What to do with Quince


Quince Vranja

Quince are some of the most attractive fruit. Pear-shaped, rounded or knobbly, they have a soft downy skin with a citrussy yellow or lime colour. The fruit is very tasty and aromatic but is not really suitable for eating fresh. The botanical name is Cydonia oblonga and they are native to Asia and the Mediterranean. An ancient fruit once revered by the Greeks and Romans, they are rarely available to buy in shops so it is well worth planting a tree in your garden so that you can enjoy them. The trees also have beautiful soft pink flowers in spring. Cydonia quince should not be confused with Japanese Quince which is the thorny, flowering shrub Chaenomeles (the small, hard fruit of Chaenomeles are edible but not very nice!).

When do quince ripen?

The fruit of the quince tree ripens in October and should be harvested when the skin has developed a rich golden colour. Summers in the UK are rarely hot and sunny enough to ripen the fruit properly before October so it’s best to leave them on the tree for as long as possible before picking. In mild autumns it may be possible to gather them as late as November.

Can quince be stored?

Yes, you can store quince in the fridge for up to a month and in the freezer for a year or more. You can also keep them for six weeks in a cool, dark place such as a cellar, garage or pantry. Only store undamaged fruit as any bruising can lead to rot. If possible, it is best to eat them straight after harvesting.

Can you eat quince raw?

You can eat quince raw but they can be quite tough if they are not cooked and the flavour can be quite tart. You would need very strong teeth to bite into a fresh quince! Cooking quinces makes them softer and sweeter. The taste is a delicate combination of fresh pears and crisp apples. The texture is more granular than other fruit. Some varieties, such as Aromatnaya, are naturally slightly softer so in a good, warm year they can be eaten fresh from the tree.

Are quince good for you?

Yes! Quince are very nutritious and provide plenty of fibre, Vitamin C, Vitamin B6, Iron, Potassium, Magnesium and Copper. They offer an invaluable array of useful nutrients whilst also being low in calories. Quinces are also an excellent source of antioxidants. It certainly good for you to add quinces to your diet.

What are the best varieties of quince to grow?

We grow several different varieties of quince at Frank P Matthews. All of them are suitable for growing in the warmer areas of the UK. Whilst the trees may grow in very northern areas or higher altitudes they are unlikely to thrive and the fruit won’t ripen properly. We would recommend any of the following as excellent for most gardens:

How big do quince trees get?

Quince trees make beautiful garden trees and they don’t get huge. They are very architectural with a graceful, spreading shape. We use Quince A and Quince Eline rootstocks which are semi-vigorous and semi-dwarfing, respectively. The ultimate height will vary depending on the soil and location of planting but on a QA rootstock they could reach up to 5 metres tall and on QEline up 4 metres tall. The branches of quince trees can be brittle when young so they are not that well suited to training into forms such as espaliers.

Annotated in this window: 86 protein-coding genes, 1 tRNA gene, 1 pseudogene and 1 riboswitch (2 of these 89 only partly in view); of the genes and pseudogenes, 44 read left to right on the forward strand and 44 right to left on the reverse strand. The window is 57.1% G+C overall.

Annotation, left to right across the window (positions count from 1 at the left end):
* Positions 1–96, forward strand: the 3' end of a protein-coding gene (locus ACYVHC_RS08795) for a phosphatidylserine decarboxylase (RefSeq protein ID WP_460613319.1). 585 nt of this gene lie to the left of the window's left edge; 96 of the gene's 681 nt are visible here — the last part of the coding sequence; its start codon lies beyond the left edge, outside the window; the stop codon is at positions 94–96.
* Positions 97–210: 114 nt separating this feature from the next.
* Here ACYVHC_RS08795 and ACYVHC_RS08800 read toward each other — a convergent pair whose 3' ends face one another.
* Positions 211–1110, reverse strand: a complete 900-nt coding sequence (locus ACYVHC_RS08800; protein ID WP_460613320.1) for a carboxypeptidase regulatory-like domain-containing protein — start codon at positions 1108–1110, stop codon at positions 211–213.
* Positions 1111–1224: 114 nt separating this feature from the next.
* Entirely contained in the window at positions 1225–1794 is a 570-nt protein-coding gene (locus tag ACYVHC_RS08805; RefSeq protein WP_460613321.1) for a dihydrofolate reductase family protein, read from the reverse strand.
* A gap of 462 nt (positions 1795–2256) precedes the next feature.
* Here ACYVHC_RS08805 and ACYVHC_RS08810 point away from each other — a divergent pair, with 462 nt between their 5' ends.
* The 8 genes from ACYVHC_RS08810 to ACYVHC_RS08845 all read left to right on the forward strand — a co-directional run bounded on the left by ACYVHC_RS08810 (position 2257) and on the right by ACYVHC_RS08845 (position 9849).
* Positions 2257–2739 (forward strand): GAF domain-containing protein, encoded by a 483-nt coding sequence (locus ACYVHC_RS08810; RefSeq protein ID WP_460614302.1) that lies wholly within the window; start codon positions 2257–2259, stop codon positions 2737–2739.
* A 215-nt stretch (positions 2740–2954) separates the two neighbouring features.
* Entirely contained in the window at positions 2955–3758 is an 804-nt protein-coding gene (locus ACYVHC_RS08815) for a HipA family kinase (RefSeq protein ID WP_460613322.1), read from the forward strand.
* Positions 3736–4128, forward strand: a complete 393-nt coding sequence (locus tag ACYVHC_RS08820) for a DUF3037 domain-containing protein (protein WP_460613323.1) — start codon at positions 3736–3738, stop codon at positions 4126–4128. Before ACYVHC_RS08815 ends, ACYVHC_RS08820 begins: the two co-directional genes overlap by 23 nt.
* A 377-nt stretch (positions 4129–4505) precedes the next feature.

How to cook quinces

There are lots of delicious ways to eat quinces. Here are three of the most popular and simple quince recipes:

Quince and Apple Crumble Recipe

Simply peel and slice the quinces just as you would the apples. Mix the quinces and apple in roughly 50/50 quantities in the crumble dish. Add a splash of cold water and sprinkle lightly with brown sugar and bake for ten minutes to soften slightly before adding the crumble mix and cooking to completion. We would recommend any quince variety and Bramley’s Seedling apples for the best flavour. Eat with cream or custard.

Quince Vodka Recipe

Ingredients: 500g chopped quince, 250g sugar,1/2 litre vodka.

Put the chopped quinces into a large container. Add vodka and sugar. Mix well and store in a cool place. Mix twice a week for 4 weeks then occasionally for the next 5 months. Strain and pour the liquid back into the container. Let settle so the sediment sinks to the bottom. Syphon into sterilised bottles and enjoy!

Quince Jelly Recipe

Ingredients: 1kg chopped quince, 600g preserving sugar, 1 lemon (juice and zest), 3 litres of cold water.

Put the quinces and lemon juice and zest into a large saucepan, cover with the water and bring to the boil. Simmer for an hour to make the quince very soft. Strain the contents of the saucepan into another large saucepan through a muslin cloth, this can take several hours so is best done overnight. Add the sugar to the strained juice and bring to the boil. Stir until all the sugar has dissolved and it reaches setting temperature (about 105C). Ladle into sterilised jars. Quince jelly will store for over a year and makes a delicious accompaniment to roasted meats or simply spread on toast like jam.